Nissan Skyline History – 3rd Generation (1968 – 1972)

Nissan Skyline History – 3rd Generation (1968 – 1972)

The 1500 series replaced the S 50 in July 1968 and was built until 1972.

It came in 4-door sedan and wagon form with the G15 engine from the S57.

The same car was also available as the 1800 with the G18 engine.


Prince Skyline 1500 Deluxe – 1965 : S50




Overall length / width / height
Tread (front/rear)
Curb weight
G1 (4-cyl. in line, OHV)
Engine Displacement
Engine Max. power
51kW (70PS)/4,800rpm
Engine Max. torque
113Nm (11.5kgm)/3,600rpm
Top speed
135km/h (140km/h)


These cars were mostly using Prince parts and were the last Skylines to be released with the Prince badge, with all following Skylines to be renamed Nissan Skyline.



The Skyline 2000GT (GC10 series)

Just like all other derivatives of the C10 series, the GC10(G standing for GT) was basically planned by Prince, although it was later badged Nissan Skyline 2000GT. It was introduced in 1968 (2 months after the 1500) and first came in 4-door sedan (GC10) and 5-door wagon versions and from 1970 on also with two doors (KGC10). The car was almost the same as the preceding S54 GT-A model, featuring a 6-cylinder engine instead of the previously common 4-cylinder. The Skyline 2000GT got the L20 engine, a 1998ccm OHC inline-6 with 105hp.



Skyline 2000GT-R 1969 : PGC10

1968 had seen the introduction of a basic Skyline (the 1500 series) and a model comparable to the previous GT-A (the GC10 series).

But people were still eagerly awaiting a replacement for the GT-B. Almost a year passed after the introduction of the new model range, until finally in February 1969 the new GT-R sedan came along.


SpecificationsPENTAX Image

Overall length / width / height
Tread (front/rear)
Curb weight
S20 (6-cyl. in line, DOHC), 1,989cc
Engine Max. power
118kW (160PS)/7,000rpm
Engine Max. torque
177Nm (18.0kgm)/5,600rpm
Suspension (front)
Suspension (rear)
Semi trailing-arm
  • Note: First-generation GT-R


This Skyline was about to write history!

The C10 Skyline was launched in July 1968. After debuting at the Tokyo Motor Show in the autumn, the GT-R was launched in February 1969. The heart of the vehicle, the S20, is a descendant of the R380’s GR8, a high-performance DOHC 24-valve engine.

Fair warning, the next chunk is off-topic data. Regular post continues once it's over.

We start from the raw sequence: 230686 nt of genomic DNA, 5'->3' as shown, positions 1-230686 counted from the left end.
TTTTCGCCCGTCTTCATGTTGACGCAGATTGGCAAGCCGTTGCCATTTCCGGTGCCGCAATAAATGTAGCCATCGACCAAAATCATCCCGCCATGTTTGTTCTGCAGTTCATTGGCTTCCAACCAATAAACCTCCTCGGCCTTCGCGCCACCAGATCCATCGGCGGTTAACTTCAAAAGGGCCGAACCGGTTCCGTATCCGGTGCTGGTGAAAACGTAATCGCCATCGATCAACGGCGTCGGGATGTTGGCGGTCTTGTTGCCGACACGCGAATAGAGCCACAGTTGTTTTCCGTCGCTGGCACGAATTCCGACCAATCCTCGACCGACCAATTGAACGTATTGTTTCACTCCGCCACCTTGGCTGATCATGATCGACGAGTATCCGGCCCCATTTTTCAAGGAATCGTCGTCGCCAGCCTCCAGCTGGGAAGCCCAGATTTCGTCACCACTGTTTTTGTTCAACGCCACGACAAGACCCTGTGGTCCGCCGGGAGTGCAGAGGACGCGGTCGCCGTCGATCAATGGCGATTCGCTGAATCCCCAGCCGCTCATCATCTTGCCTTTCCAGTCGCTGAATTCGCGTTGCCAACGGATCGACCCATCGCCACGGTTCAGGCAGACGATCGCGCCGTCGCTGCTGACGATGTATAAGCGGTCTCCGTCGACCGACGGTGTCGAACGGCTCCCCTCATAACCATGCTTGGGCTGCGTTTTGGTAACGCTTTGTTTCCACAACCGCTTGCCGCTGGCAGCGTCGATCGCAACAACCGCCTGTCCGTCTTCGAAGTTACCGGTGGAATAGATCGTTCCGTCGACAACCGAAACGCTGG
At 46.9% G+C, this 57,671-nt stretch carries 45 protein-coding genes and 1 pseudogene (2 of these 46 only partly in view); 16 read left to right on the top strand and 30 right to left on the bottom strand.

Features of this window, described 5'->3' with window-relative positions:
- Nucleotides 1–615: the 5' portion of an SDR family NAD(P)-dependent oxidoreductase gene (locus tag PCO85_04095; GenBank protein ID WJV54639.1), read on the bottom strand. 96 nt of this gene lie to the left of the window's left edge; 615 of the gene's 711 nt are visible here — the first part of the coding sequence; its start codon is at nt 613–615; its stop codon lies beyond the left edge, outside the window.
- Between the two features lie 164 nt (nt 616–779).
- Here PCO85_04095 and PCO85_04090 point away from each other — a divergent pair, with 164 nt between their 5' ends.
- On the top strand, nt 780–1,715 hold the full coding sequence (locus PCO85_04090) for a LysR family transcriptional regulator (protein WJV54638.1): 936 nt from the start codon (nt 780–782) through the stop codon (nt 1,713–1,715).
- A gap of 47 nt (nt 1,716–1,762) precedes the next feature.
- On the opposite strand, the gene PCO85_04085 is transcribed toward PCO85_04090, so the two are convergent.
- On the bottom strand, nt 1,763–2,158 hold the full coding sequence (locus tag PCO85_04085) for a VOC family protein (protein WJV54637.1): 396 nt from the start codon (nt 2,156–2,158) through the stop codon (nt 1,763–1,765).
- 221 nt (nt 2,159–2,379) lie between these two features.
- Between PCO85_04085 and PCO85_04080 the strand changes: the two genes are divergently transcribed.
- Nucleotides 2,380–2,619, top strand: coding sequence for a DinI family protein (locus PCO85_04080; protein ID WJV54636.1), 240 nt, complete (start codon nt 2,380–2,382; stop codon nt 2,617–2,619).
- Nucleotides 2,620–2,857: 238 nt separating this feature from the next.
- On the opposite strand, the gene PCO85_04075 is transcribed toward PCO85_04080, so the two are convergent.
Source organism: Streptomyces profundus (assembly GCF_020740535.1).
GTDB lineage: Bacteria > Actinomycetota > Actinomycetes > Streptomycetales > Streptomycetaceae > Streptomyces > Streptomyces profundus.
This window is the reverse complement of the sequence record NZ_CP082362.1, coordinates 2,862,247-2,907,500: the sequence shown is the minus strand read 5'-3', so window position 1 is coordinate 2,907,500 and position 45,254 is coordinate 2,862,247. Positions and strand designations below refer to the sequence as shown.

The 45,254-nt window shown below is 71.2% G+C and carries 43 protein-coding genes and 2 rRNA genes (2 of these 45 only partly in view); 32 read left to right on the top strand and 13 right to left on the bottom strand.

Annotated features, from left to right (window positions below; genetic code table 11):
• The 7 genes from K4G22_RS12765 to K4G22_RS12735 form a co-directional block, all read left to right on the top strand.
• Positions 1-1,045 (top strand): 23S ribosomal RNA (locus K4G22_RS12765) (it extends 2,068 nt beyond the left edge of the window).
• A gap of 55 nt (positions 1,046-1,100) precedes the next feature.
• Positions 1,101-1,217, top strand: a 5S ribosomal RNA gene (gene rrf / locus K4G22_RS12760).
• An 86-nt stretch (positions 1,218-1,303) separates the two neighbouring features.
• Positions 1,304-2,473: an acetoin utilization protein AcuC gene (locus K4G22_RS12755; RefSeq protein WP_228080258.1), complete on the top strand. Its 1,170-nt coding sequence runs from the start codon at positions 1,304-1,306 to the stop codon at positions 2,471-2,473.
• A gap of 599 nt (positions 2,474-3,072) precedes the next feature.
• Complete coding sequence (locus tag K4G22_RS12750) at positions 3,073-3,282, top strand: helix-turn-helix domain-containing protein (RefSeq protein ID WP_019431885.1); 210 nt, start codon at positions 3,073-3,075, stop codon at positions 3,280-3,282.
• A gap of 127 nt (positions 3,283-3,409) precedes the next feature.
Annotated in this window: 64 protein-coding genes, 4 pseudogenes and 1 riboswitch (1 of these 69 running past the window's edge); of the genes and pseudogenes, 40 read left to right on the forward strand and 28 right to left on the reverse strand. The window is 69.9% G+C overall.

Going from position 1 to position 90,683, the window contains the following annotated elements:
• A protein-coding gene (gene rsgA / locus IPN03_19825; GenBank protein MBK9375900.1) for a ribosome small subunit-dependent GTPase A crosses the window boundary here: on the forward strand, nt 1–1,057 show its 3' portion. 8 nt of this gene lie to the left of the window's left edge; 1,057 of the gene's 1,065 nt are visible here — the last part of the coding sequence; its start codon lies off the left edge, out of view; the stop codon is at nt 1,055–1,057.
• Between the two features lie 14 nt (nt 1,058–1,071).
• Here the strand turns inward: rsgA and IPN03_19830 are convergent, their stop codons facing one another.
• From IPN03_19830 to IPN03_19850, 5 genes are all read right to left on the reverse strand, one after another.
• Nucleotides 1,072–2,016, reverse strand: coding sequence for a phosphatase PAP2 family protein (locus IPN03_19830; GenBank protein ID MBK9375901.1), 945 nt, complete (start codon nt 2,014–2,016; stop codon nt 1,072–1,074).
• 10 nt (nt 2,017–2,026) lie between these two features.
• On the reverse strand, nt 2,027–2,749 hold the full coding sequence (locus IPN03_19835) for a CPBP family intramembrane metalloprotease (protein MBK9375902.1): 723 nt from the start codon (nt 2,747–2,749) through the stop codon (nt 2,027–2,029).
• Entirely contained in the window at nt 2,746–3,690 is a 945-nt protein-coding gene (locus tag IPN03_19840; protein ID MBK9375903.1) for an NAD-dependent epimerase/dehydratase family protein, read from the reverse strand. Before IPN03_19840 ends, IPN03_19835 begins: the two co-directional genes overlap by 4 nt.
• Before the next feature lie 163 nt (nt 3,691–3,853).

The C10 Skyline GT-R was famed for its top speed of 200km/h and its ability to cover 400m from a standing start in 16.1 seconds.

It achieved its debut win at the 1969 JAF Grand Prix.

The Skyline 2000GT-R was powered by the S20 engine, a 1998ccm DOHC inline-6, producing 160hp – equally strong as a Porsche 911 of that time. This engine was basically the same as the GR8 of Nissan’s R380 racecar, which won the 3rd GP of Japan in 1966 against a Porsche Carrera 6.

Since it was intended for racing, the PGC10 (P stood for Prince) was very lightweight inside, without a heater or radio, but from the outside almost looked like any other 4-door sedan.

After over two years, the coupe-version of the GT-R (KPGC-10) was introduced in March 1971.

A shorter wheelbase and less weight made for a better maneuver-ability in comparison to the 4-door version and further enhanced this car’s capability on the circuit. The Skyline 2000GT-R lived up to the racing pedigree of its predecessors and the sedan scored 33 victories in those one-and-a-half years it raced, which was raised to 50 victories by the KPGC-10, until its production was stopped in 1972.

The Skyline had become a Legend after all.

C10 Hakosuka

C10 Hakosuka

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